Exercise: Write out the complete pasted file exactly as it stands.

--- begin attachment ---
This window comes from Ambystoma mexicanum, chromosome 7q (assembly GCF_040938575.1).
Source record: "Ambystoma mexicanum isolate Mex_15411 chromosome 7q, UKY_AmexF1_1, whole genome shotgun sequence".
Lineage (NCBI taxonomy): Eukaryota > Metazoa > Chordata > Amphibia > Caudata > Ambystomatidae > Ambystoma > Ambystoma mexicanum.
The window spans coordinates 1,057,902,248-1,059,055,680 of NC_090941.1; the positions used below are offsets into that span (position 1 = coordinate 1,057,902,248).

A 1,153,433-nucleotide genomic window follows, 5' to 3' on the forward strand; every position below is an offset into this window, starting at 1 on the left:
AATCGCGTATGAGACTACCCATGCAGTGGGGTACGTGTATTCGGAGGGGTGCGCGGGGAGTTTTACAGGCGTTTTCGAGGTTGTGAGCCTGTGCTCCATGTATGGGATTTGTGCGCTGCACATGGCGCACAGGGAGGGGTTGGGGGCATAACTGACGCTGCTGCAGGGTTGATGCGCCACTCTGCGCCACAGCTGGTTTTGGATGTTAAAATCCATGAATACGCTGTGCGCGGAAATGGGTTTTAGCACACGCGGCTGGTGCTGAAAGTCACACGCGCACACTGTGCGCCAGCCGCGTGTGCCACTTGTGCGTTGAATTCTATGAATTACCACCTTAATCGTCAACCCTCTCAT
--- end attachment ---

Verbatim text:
This window comes from Ambystoma mexicanum, chromosome 7q (assembly GCF_040938575.1).
Source record: "Ambystoma mexicanum isolate Mex_15411 chromosome 7q, UKY_AmexF1_1, whole genome shotgun sequence".
Lineage (NCBI taxonomy): Eukaryota > Metazoa > Chordata > Amphibia > Caudata > Ambystomatidae > Ambystoma > Ambystoma mexicanum.
The window spans coordinates 1,057,902,248-1,059,055,680 of NC_090941.1; the positions used below are offsets into that span (position 1 = coordinate 1,057,902,248).

A 1,153,433-nucleotide genomic window follows, 5' to 3' on the forward strand; every position below is an offset into this window, starting at 1 on the left:
AATCGCGTATGAGACTACCCATGCAGTGGGGTACGTGTATTCGGAGGGGTGCGCGGGGAGTTTTACAGGCGTTTTCGAGGTTGTGAGCCTGTGCTCCATGTATGGGATTTGTGCGCTGCACATGGCGCACAGGGAGGGGTTGGGGGCATAACTGACGCTGCTGCAGGGTTGATGCGCCACTCTGCGCCACAGCTGGTTTTGGATGTTAAAATCCATGAATACGCTGTGCGCGGAAATGGGTTTTAGCACACGCGGCTGGTGCTGAAAGTCACACGCGCACACTGTGCGCCAGCCGCGTGTGCCACTTGTGCGTTGAATTCTATGAATTACCACCTTAATCGTCAACCCTCTCAT